These stark differences can be easily observed by both the residents and the millions of tourists alike in the Niagara Falls region of New York and Ontario.

Source: vintagraph.com

The Niagara Falls region has been a tourist destination for many decades due to its awesome natural wonders–not just the waterfalls themselves, but the whirlpools, rainbows, nearby Great Lakes, and the impressive gorge below the falls. Combine those with numerous tourist attractions and historic sites and you have a recipe for long-term economic success on both sides of the border.

Source: postcardexchange.com

But Niagara Falls, New York and Niagara Falls, Ontario have followed two different paths since World War II and have ended up at nearly opposite ends of the socioeconomic spectrum. Niagara Falls, Ontario is a busy tourist destination with a pleasing mix of modern and stately hotels, gorgeous and carefully manicured parks and gardens, scenic parkways, lovely neighborhoods, and busy commercial centers. Granted, it can be argued that Ontario has the better overall view of the American and Canadian (Horseshoe) Falls, but that alone shouldn’t have led to such a vast and visible difference right across the river.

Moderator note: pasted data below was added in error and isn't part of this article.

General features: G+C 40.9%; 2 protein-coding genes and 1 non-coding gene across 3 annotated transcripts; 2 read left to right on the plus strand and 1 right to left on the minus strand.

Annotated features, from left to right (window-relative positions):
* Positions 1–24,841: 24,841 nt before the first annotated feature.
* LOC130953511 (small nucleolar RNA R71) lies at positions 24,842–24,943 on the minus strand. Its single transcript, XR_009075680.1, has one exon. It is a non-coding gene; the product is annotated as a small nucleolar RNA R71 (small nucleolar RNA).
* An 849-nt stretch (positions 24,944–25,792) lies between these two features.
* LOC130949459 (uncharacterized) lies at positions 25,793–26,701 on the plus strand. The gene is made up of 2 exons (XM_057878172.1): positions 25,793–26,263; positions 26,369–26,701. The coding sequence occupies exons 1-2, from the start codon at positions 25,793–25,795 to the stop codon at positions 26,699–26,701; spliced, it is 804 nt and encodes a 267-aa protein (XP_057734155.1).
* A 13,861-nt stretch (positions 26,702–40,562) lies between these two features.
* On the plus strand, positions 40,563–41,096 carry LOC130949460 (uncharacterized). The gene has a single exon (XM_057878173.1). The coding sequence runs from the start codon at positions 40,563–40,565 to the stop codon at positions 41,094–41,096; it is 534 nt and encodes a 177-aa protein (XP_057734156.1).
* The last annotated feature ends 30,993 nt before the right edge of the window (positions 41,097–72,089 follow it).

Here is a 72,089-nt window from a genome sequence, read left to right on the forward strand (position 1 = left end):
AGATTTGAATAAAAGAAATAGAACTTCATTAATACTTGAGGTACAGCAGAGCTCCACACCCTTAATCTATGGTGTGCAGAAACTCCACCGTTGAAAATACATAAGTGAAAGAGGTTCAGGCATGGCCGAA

Source: niagara-falls-hotels-locator.com

For many years, parts of Niagara Falls, New York seemed virtually desolate compared to its vibrant Canadian neighbor. Instead of relying largely on tourism as Canada did, Niagara Falls, New York also used the enormous raw power generated by the falls to become an industrialized city. As a result, when those industries began to falter, the city declined in suit.

Niagara Falls, NY – Source: flickr.com

Downtown has seen a number of revitalization schemes put in place, some successful, others not. Much of the city’s breathtaking riverfront was marred by the limited access Robert Moses State Parkway, which also cut the city off from its source of fame and fortune. While the state parks abutting the falls remain busy, access to the heart of the city was impeded. Power plants and chemical plants were built (and in some cases abandoned) in the city, while electrical transmission and distribution lines crisscross the landscape.